Given all of this, my guess is that the RIAA is pushing the Internet2 angle mostly for policial and public relations reasons. By painting Internet2 as a separate network, the RIAA can imply that the transfer of infringing files over Internet2 is a new kind of problem requiring new regulation. And by painting Internet2 as a centrally-managed entity, the RIAA can imply that it is more regulable than the rest of the Internet.
Another unique aspect of i2hub is that it could only be used, supposedly, by people at univerisities that belong to the Internet2 consortium, which includes more than 200 schools. The i2hub website pitches it as a service just “by students, for students”. Some have characterized i2hub as a private filesharing network. That may be true in a formal sense, as not everybody could get onto i2hub. But the potential membership was so large that i2hub was, for all intents and purposes, a public system. We don’t know exactly how the RIAA or its agents got access to i2hub to gather the information behind the suits, but it’s not at all surprising that they were able to do so. If students thought that they couldn’t get caught if they shared files on i2hub, they were sadly mistaken.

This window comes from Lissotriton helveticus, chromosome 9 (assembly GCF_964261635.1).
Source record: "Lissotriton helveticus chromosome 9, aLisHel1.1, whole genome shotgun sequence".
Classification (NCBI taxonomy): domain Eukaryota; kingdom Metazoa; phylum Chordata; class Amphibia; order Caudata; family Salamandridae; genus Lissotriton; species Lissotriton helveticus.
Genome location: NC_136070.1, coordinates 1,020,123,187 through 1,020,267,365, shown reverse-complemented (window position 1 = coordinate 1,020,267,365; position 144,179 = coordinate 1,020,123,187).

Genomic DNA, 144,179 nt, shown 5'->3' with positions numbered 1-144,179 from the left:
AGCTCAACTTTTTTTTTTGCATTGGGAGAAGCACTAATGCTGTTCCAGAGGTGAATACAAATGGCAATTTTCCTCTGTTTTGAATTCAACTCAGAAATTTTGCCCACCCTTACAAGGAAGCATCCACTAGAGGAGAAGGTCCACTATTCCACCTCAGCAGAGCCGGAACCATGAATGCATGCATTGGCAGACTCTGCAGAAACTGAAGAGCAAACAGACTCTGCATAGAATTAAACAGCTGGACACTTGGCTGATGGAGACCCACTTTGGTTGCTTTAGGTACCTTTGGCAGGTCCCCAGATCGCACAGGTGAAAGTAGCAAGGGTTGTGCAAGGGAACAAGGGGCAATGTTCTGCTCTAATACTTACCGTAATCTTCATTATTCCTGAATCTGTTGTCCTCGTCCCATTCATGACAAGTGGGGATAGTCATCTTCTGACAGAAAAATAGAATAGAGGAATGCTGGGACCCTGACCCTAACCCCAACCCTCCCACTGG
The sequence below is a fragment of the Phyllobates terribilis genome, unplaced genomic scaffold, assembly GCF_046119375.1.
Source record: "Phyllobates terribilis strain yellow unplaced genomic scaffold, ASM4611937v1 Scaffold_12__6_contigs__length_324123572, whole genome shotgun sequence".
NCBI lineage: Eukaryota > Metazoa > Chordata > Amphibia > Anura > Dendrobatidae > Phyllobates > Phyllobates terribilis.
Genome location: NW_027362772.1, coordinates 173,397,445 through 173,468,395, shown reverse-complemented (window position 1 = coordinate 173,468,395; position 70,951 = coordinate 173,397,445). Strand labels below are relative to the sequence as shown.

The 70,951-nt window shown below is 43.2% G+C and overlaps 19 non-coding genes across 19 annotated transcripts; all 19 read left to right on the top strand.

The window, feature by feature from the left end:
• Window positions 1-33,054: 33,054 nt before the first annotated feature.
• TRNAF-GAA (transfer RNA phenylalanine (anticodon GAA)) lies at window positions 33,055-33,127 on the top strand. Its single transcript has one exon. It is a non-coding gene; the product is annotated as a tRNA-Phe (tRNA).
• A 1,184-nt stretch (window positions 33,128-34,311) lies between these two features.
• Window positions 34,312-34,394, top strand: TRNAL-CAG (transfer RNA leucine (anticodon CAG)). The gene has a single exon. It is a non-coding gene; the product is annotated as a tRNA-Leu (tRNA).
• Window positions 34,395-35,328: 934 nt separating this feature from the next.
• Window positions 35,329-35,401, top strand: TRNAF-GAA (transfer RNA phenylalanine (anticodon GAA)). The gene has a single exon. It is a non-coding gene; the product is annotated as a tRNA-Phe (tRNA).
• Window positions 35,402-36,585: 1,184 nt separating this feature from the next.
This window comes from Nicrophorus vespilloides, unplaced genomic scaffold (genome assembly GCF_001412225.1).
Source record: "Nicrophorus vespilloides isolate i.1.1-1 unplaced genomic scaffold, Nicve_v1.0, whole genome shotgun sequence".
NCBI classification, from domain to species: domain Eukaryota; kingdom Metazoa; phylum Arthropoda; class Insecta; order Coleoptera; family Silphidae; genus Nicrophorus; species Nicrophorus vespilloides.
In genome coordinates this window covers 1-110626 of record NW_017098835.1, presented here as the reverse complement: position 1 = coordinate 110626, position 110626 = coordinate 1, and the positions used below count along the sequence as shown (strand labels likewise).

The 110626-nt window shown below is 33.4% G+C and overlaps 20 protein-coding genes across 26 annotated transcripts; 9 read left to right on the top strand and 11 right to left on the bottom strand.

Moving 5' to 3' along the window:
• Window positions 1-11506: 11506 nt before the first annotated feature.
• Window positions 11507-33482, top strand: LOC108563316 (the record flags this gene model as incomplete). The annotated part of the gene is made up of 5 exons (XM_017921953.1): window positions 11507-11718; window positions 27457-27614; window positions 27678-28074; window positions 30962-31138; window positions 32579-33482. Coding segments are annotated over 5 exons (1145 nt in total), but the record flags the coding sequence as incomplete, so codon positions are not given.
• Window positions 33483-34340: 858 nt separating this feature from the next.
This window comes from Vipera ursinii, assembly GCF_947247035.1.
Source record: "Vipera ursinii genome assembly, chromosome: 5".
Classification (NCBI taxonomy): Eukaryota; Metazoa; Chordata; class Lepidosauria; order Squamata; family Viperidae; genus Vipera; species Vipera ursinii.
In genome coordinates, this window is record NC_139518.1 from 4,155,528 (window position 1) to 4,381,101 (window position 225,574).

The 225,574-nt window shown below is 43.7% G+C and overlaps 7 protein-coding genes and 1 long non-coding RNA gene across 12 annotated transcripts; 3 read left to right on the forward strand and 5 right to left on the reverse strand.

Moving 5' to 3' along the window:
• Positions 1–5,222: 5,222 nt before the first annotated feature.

[Disclaimer: Although some Princeton students are reportedly being sued, nothing in this post is based on inside information from those students (whoever they are) or from Princeton. As usual, I am not speaking for Princeton.]